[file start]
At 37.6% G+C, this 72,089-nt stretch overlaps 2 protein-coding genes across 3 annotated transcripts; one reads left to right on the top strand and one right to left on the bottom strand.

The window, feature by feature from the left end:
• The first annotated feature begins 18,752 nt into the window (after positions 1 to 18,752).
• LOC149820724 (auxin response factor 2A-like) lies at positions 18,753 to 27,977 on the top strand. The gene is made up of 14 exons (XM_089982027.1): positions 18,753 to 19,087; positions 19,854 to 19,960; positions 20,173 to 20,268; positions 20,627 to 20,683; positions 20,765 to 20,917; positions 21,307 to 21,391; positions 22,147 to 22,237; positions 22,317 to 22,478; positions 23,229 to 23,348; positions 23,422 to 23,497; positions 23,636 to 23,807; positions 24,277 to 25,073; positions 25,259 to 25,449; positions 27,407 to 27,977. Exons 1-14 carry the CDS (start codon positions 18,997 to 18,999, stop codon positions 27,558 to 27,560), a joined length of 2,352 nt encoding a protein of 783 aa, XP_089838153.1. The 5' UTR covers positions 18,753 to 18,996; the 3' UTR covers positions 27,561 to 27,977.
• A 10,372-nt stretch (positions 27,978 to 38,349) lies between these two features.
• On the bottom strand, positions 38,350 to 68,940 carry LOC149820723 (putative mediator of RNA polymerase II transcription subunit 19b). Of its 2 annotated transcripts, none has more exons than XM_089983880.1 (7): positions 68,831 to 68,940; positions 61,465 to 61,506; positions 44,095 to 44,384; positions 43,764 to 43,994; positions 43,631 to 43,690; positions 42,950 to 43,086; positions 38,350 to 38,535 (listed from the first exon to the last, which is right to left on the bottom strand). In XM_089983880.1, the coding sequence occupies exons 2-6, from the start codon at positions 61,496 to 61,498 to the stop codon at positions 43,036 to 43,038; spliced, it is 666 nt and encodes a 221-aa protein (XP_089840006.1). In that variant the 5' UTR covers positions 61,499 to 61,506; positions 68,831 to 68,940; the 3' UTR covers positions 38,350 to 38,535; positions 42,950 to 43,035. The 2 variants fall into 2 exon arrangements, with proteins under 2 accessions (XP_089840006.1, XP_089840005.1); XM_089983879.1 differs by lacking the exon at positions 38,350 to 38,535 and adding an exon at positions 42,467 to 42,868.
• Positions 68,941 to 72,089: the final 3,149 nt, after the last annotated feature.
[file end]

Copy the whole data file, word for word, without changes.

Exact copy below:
At 37.6% G+C, this 72,089-nt stretch overlaps 2 protein-coding genes across 3 annotated transcripts; one reads left to right on the top strand and one right to left on the bottom strand.

The window, feature by feature from the left end:
• The first annotated feature begins 18,752 nt into the window (after positions 1 to 18,752).
• LOC149820724 (auxin response factor 2A-like) lies at positions 18,753 to 27,977 on the top strand. The gene is made up of 14 exons (XM_089982027.1): positions 18,753 to 19,087; positions 19,854 to 19,960; positions 20,173 to 20,268; positions 20,627 to 20,683; positions 20,765 to 20,917; positions 21,307 to 21,391; positions 22,147 to 22,237; positions 22,317 to 22,478; positions 23,229 to 23,348; positions 23,422 to 23,497; positions 23,636 to 23,807; positions 24,277 to 25,073; positions 25,259 to 25,449; positions 27,407 to 27,977. Exons 1-14 carry the CDS (start codon positions 18,997 to 18,999, stop codon positions 27,558 to 27,560), a joined length of 2,352 nt encoding a protein of 783 aa, XP_089838153.1. The 5' UTR covers positions 18,753 to 18,996; the 3' UTR covers positions 27,561 to 27,977.
• A 10,372-nt stretch (positions 27,978 to 38,349) lies between these two features.
• On the bottom strand, positions 38,350 to 68,940 carry LOC149820723 (putative mediator of RNA polymerase II transcription subunit 19b). Of its 2 annotated transcripts, none has more exons than XM_089983880.1 (7): positions 68,831 to 68,940; positions 61,465 to 61,506; positions 44,095 to 44,384; positions 43,764 to 43,994; positions 43,631 to 43,690; positions 42,950 to 43,086; positions 38,350 to 38,535 (listed from the first exon to the last, which is right to left on the bottom strand). In XM_089983880.1, the coding sequence occupies exons 2-6, from the start codon at positions 61,496 to 61,498 to the stop codon at positions 43,036 to 43,038; spliced, it is 666 nt and encodes a 221-aa protein (XP_089840006.1). In that variant the 5' UTR covers positions 61,499 to 61,506; positions 68,831 to 68,940; the 3' UTR covers positions 38,350 to 38,535; positions 42,950 to 43,035. The 2 variants fall into 2 exon arrangements, with proteins under 2 accessions (XP_089840006.1, XP_089840005.1); XM_089983879.1 differs by lacking the exon at positions 38,350 to 38,535 and adding an exon at positions 42,467 to 42,868.
• Positions 68,941 to 72,089: the final 3,149 nt, after the last annotated feature.